“Living in the Shadows” Depicts One Family’s Story, Fears, and Hopes in Comic-Strip Form
Cincinnati, OH — Political cartoonist Kevin Necessary of WCPO in Cincinnati just published a ground-breaking comic-strip series about the life of a local “mixed status” American family.
“Living in the Shadows” is an illustrated story, in three parts, that goes deep into real-life experiences of an anonymized family, with mother Elana at the helm, big brother Alejandro (a DACA beneficiary), and two sisters, Adriana and Leticia, native-born American citizens.
“Living in the Shadows” is a comic about a Cincinnati teenager and her Ohio family, and how their lives are complicated every day by our immigration system. Check it out here: https://t.co/3CblsMGcEP pic.twitter.com/jIbOXp5xze
— America’s Voice (@AmericasVoice) April 10, 2018
On Wednesday, April 11 at 7pm, WCPO “9 On Your Side” will broadcast reactions from the family whose lives are depicted in the comic strip, and learn about the process for developing this series.
“Despite telling this family story in such a spare format, Kevin Necessary touches on some very deep issues,” said Lynn Tramonte, Director of America’s Voice Ohio. “He is able to get underneath the generalizations and stereotypes about immigrants that we often see in the media, to illustrate what is truly American about this family. They are bonded by love and experiences. They help each other. They have a family story that they tell and retell as they carry out their lives; they have struggles and successes, moments of fear and moments of hope. They are also agents of change. This is an inspiring effort at a time when immigration policy in America is especially bleak. I hope that the comic-strip format brings this important story to more people in a direct and impactful way.”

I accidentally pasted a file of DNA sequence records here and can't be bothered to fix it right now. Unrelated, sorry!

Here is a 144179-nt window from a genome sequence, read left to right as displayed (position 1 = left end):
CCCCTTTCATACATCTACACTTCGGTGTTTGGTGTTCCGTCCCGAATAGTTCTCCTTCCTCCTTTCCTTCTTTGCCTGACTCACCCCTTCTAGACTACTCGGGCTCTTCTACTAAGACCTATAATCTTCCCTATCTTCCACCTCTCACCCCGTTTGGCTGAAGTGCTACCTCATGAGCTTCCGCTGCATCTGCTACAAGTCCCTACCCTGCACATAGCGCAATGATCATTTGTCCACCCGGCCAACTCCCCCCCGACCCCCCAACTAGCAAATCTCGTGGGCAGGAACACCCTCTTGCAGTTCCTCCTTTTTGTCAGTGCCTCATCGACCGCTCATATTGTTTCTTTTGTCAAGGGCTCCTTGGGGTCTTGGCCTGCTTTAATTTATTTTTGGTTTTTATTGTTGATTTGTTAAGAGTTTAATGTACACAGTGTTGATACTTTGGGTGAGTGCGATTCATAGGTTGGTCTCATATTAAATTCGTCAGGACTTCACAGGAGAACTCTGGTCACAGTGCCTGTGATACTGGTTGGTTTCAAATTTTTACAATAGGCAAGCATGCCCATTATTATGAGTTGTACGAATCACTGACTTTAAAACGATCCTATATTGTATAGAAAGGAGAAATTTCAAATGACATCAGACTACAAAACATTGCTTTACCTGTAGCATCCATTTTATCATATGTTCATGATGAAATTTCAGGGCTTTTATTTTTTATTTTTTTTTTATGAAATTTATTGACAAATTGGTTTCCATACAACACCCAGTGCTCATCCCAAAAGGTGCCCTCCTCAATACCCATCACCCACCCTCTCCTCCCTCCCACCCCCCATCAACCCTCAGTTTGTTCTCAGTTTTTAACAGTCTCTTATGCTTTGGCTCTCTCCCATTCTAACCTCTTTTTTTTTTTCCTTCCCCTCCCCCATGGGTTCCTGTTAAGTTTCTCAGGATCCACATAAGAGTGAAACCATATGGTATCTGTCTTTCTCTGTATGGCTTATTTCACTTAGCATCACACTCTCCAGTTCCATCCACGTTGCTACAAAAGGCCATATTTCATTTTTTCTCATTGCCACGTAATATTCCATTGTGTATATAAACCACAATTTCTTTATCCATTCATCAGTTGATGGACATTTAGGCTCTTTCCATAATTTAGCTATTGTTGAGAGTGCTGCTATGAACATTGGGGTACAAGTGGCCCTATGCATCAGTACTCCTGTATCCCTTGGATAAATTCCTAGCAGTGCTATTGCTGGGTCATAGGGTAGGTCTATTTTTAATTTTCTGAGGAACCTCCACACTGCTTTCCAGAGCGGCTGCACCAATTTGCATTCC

- In Chapter 1 the main character, Adriana, experiences blunt discrimination at the Bureau of Motor Vehicles because of her mom’s immigration status.
- Chapter 2 shows how Adriana “spent her life coming to grips with being the child of an undocumented immigrant. The poverty, discrimination, and the constant fear of having her family broken up made her angry at her mother when she was younger… Allowed her to see her as a role model when she was older…And it also gave her a reason to speak out as an adult.”
- Chapter 3, “Coming to America,” begins with the time Elana lived in Mexico as a young mother while her husband Manuel worked in the United States, and the reasons behind some of the decisions they made.
- In Chapter 4, they move from North Carolina to Cincinnati. Manuel’s abuse led the family to break up, and Elana was left to care for her three children alone.
- In Chapter 5, Elana confronts learning how to do all of the things in society that Manuel used to do.
- Chapter 6, “Badass mom,” quotes a term of endearment from eldest child Alejandro, and shows the tide beginning to turn. “Something awoke in Elana. She would depend on herself.”
- In Chapter 7, Adriana and her siblings talk about the “fun and fear” they felt growing up in poverty, experiences made them both united and resilient as a family.
- In Chapter 8, this part of the story continues: “I think I was angry at the situation,” said Adriana, “but at that age you don’t know what it is to be angry at a situation and where life has put you in a moment. But being angry at a person, I could understand that, like being angry at Mom.”
- By Chapter 9, “Adriana didn’t have to look far to find a role model who had overcome obstacles of her own. Mom had spent her life in Cincinnati overcoming obstacles. She survived domestic abuse, earned an income, and provided for the health care and education of her kids. And Mom saw that she wasn’t the only undocumented immigrant who needed those life skills. She began reaching out to other women like her, so she could pass on what she learned. ‘Mom started these groups,’ Adriana says, ‘and actually educated herself alongside these women.’”
- Chapter 10 is about having hope. Despite the lack of permanency in their lives, this family has hope and they are actively working to make change. Adriana hopes that by telling her family’s story, more people will be able to understand and have empathy. “To see them not as criminals, but as people who have come here through extraordinary circumstances. People who have worked hard to make a better life. People who have sacrificed for their families. People like her mother, Elana.”